Former Coast Guard Headquarters in Southwest for Sale — Real estate brokerage DTZ is looking for buyers for the Coast Guard’s former headquarters at Buzzard Point, near the future location of a D.C. United soccer stadium. [Washington Business Journal]
Cyclist Gets Ticket After Collision Near Capitol — D.C. resident Emily Estus tells Roll Call about how she received a speeding ticket in April when she collided with a car near the U.S. Capitol while riding her bicycle. [Roll Call]
DDOT Kicks Off ‘Vision Zero’ Initiative on H Street NE — About 10 District Department of Transportation staffers surveyed people on the H Street corridor yesterday about what it’s like for locals to move around D.C. The outreach is part of DDOT’s “Vision Zero” initiative, which is intended to make transportation in the District safer. [Washington City Paper]
Turnover — Ward 6 City Councilman Charles Allen told WAMU that the District would acquire the land necessary to build the future DC United stadium in Southwest, even if that means the city uses eminent domain. [WAMU]
Welcome Back — Van Ness Elementary in Navy Yard is hosting a “showcase” community meeting tonight at 200 I Street SE. This year will mark the first year the school is operational since 2006. [JD Land]
MPD Liaison — Larry Janezich explains the ANC6B outreach committee’s effort to engage with D.C. police on crime in the Hill East area. [Capitol Hill Corner]
Principal controversy — Payne Elementary School parents are demanding the reinstatement of their principal, who wasn’t reappointed for the 2015-2016 school year. [Hill Now]
With a declaration of “Vamos United,” Mayor Muriel today officially announced that the D.C. United soccer team will construct a new home in Southwest.
Speaking at a news conference at the Wilson Building, Bowser invited members of her economic development team, the Council and D.C. United to the podium to mark the end of negotiations between the city and the team. Bowser’s office will deliver a package with the final, agreed-upon deal to the Council today.
“I am pleased that not only will they stay in D.C., but that they are going to be in a state-of-the-art, world-class stadium in the District of Columbia,” Bowser said. “This deal has been in the works for many years. [Councilman] Jack [Evans of Ward 2] told me he’s heard three mayors say this stadium was going to happen.”
Council Chairman Phil Mendelson said he and his colleagues will likely approve the package before their July 15 recess.
“We’re very supportive of this project, as is obvious by the fact that the Council approved legislation for this project in December,” Mendelson told Hill Now after the news conference. “There’s no reason it should take any more time than is minimally necessary to go forward with this project.”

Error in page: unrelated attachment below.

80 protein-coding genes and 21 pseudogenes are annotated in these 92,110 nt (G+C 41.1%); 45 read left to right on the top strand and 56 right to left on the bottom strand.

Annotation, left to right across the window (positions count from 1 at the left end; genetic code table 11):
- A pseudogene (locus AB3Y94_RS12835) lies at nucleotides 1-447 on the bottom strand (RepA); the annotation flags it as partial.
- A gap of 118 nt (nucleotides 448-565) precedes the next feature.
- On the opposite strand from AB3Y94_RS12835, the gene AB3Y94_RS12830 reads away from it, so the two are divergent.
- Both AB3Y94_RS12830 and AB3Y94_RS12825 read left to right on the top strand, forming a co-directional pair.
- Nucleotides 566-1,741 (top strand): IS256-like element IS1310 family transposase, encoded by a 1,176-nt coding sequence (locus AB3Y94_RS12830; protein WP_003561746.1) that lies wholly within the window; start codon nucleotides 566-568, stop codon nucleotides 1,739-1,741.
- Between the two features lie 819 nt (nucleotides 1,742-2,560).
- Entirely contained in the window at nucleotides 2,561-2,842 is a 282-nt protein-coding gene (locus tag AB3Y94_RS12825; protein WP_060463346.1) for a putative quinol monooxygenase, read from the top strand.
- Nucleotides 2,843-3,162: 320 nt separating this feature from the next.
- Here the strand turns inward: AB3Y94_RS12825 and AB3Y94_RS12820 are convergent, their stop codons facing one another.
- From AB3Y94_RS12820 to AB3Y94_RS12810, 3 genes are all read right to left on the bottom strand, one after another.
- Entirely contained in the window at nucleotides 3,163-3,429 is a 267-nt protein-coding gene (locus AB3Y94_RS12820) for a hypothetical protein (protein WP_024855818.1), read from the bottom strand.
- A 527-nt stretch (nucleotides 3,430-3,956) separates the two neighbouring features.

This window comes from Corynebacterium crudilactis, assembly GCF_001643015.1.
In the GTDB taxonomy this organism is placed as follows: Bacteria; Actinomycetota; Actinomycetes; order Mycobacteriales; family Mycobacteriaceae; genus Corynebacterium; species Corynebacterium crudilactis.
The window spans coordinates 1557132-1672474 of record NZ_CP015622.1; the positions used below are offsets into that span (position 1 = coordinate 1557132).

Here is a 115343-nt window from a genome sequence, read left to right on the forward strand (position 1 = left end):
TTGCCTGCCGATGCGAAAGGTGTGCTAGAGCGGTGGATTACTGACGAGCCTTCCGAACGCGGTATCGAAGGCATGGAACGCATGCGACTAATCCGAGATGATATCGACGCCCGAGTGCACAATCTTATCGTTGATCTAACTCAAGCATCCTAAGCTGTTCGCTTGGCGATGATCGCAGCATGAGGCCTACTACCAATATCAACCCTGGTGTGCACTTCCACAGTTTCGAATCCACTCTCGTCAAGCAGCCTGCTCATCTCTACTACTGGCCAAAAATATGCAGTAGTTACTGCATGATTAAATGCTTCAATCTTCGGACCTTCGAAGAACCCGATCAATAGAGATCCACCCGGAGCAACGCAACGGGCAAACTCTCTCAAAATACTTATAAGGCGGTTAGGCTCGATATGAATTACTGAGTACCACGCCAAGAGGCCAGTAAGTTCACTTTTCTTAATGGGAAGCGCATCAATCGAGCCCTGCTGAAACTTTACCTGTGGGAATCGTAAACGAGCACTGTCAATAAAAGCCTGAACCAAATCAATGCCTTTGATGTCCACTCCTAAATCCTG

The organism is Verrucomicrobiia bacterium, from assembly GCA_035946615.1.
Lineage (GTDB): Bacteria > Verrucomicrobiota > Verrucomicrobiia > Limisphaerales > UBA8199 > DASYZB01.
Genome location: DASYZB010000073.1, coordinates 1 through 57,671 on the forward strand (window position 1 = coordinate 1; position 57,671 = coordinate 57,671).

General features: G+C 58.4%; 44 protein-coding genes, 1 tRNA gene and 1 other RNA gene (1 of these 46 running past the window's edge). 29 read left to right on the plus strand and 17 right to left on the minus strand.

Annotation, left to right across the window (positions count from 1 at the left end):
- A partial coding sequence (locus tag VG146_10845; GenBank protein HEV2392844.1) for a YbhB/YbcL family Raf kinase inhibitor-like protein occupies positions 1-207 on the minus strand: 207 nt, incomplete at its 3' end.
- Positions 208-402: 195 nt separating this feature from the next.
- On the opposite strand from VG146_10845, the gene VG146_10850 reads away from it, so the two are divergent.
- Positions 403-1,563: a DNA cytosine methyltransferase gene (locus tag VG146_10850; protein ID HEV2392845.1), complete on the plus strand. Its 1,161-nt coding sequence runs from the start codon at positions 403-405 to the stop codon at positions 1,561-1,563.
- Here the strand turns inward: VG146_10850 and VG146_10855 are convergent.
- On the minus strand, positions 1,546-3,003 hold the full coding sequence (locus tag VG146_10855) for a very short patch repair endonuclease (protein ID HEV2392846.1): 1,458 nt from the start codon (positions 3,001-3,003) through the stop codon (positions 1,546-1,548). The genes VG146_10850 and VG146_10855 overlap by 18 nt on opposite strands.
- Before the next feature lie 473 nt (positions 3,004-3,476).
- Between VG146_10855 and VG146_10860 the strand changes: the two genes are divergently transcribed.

The Council first approved the stadium and allocated $150 million of taxpayer funds toward the project in December.
Yesterday, Bowser announced that final agreements concerning the upcoming stadium had been finalized. She said the contract clarifies the stadium’s size and construction timeline, establishes methods of community engagement and provides financial protections for District residents.
The deal also includes an agreement that ensures the soccer team will remain in the stadium long after the facility’s construction.
Contractors will build the $300 million D.C. United soccer stadium at Buzzard Point, which is just southwest of Nationals Park. The stadium’s construction is expected to take 15 months, finishing in time for D.C. United’s March 2018 season opener.
The mayor said development around the stadium will bring approximately 440 construction jobs and 750 full-time jobs to the area.
Tom Hunt, chief operating officer for D.C. United, said the agreement is a significant step forward for D.C. United and the District.
“It’s the construction trucks that people are excited to see at Buzzard Point,” Hunt said. “But our fans are excited to see the moving trucks coming in. We’re very excited to move forward.”
The agreement also ended any speculation the team may relocate to Virginia.
“Let it be clear that D.C. is the sports capital and that we are the home of D.C. United,” Bowser said.
Hill East Housing — A new development, along 13th and E Streets SE just south of the Watkins Recreation Center and the nearby Safeway, will include 45 residences, with a mix of townhouses and apartments. [District Source]
Soccer Returns — D.C. United and the District of Columbia have reached a deal to keep the club in the city. The new site will be at Buzzard Point, just over a half a mile southwest of Nationals Park. [WTOP]
Lost Capitol Hill — A look into the century-long D.C. tradition of protecting a local fish population, and that tradition’s Navy Yard roots. [The Hill is Home]
Water HQ — D.C. Water plans to build a new headquarters atop of the O Street SE pumping station just east of Nationals Park. [JDLand]